Jake’s Wayback Burgers
Old-Fashioned Done Right
Jake’s may be the youngest brand on our anniversary list this year, but its mindset is decidedly old school.
“We wanted to go back in time to where the burgers were just being introduced to the United States—back to the turn of the century when people experienced ground beef for the first time,” says John Eucalitto, president of the premium-burger chain.
Along with a name change came a whole new design, featuring a classic look of red barn-board interiors with white and stainless steel accents. “We’re just the middle-of-the-road concept,” Eucalitto says. “We see ourselves as being the concept in small-town America, and that’s what we like to be.”
In fact, Jake’s finds itself in many small towns, such as Torrington, Connecticut, and Kennett Square, Pennsylvania, and plans to continue popping up as the “hometown favorite” all across the country.
Growing from a single unit on Route 273 in Delaware to 12 units in 2009, Jake’s plans to have 70 stores open by year’s end.
For Jake’s customers, the appeal lies in the creative products it’s become famous for, like the Turkey Dinner (a turkey burger with stuffing and cranberry sauce), Cotton Candy milkshakes, and the Grilled Chicken Club on pretzel bread.
“We’re going to be a little quirky. We’re going to be a little different,” Eucalitto says. “We’re not a normal brand.”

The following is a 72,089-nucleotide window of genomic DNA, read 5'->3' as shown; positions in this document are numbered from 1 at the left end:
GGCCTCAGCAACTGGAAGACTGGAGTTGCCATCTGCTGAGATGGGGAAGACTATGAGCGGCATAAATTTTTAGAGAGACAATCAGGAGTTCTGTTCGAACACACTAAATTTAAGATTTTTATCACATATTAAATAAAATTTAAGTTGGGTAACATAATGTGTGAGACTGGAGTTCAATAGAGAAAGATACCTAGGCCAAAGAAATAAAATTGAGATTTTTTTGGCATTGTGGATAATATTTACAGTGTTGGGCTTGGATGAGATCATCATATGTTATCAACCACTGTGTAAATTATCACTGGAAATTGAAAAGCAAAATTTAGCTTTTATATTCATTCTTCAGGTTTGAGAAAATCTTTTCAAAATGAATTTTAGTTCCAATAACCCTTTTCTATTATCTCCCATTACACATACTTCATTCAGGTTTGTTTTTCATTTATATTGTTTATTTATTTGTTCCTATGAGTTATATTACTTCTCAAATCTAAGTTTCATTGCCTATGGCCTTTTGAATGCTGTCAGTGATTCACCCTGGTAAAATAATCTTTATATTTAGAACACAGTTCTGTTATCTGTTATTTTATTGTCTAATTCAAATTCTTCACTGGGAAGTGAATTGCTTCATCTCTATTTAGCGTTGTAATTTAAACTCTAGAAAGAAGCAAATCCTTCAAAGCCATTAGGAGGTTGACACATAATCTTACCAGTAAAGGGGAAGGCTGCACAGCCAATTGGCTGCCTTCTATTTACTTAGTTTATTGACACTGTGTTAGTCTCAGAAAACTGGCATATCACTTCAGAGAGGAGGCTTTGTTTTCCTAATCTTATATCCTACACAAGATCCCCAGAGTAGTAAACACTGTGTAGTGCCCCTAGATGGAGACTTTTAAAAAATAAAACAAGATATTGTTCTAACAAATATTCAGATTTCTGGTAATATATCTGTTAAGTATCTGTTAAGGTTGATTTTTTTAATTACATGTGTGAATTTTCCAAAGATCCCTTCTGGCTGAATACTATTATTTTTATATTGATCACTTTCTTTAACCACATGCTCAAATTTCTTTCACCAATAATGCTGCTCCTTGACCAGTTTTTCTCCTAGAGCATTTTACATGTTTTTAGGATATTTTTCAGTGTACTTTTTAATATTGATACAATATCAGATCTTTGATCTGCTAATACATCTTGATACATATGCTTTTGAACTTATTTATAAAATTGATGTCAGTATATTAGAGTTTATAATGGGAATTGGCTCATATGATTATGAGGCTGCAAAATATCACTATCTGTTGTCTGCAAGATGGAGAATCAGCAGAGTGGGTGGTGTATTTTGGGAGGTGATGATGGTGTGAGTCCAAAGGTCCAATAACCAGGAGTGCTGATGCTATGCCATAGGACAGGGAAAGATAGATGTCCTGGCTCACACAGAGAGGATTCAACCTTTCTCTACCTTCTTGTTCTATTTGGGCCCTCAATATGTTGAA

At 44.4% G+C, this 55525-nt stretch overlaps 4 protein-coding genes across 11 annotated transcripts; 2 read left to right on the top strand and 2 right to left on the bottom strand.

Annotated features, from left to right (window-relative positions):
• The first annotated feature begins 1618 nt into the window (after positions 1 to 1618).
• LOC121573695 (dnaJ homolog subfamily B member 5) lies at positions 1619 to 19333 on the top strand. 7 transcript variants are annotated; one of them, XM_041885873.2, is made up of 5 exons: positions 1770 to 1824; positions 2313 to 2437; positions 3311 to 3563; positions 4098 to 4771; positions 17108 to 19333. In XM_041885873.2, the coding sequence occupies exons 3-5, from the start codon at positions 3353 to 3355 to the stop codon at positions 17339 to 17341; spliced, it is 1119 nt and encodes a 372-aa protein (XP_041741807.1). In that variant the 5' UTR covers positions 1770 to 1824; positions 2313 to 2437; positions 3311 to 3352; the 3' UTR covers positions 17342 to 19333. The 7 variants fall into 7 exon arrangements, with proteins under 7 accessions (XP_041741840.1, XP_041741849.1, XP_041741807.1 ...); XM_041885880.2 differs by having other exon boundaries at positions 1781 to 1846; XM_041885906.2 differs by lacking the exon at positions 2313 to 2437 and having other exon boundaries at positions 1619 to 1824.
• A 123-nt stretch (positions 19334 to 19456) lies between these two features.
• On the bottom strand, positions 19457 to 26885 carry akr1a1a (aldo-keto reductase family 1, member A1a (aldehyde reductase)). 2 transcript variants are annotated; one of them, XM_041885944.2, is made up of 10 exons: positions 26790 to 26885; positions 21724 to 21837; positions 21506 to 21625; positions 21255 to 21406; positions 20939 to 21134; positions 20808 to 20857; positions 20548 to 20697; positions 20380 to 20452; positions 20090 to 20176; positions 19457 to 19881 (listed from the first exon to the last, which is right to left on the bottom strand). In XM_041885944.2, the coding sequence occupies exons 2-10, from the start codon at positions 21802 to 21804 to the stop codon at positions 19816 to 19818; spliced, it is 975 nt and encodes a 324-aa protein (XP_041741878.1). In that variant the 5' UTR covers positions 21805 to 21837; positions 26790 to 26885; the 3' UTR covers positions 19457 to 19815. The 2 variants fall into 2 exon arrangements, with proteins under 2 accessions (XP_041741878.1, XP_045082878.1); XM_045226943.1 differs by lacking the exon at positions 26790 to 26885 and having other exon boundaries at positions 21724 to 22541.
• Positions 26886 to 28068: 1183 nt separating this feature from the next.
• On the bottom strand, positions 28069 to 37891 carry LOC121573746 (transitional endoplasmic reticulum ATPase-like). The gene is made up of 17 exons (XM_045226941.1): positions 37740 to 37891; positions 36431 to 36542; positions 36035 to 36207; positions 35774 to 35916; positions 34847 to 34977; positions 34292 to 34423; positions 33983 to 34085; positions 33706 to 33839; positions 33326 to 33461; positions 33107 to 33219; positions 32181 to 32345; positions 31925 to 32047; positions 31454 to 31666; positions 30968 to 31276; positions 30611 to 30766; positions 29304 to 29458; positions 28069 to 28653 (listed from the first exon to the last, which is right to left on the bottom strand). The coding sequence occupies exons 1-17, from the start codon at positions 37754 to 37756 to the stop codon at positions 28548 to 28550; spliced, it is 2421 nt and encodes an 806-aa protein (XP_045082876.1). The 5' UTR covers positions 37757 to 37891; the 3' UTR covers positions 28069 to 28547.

The King of Culture
When you call the Pizza Patrón corporate office, don’t be surprised if you’re greeted with a cheery “Buenos diás!” That’s because the 100-unit Texas-based pizza chain caters specifically to Spanish-speaking neighborhoods.
“Our brand is geared entirely toward serving the Hispanic community, and so that dictates where we locate stores, how we staff our stores, how we advertise,” says Andrew Gamm, director of brand development.
Pizza Patrón, founded by Wingstop founder Antonio Swad, celebrated its aniversario de plata (silver anniversary) by partnering with Pepsi to give away Lindros collectors’ bottles. They were popular in Mexico in the ’80s and ’90s and bear the image of Cantinflas, a Mexican movie icon.
“It’s the type of promotion we like to do because it’s very cultural and it reinforces who we are in the marketplace,” Gamm says.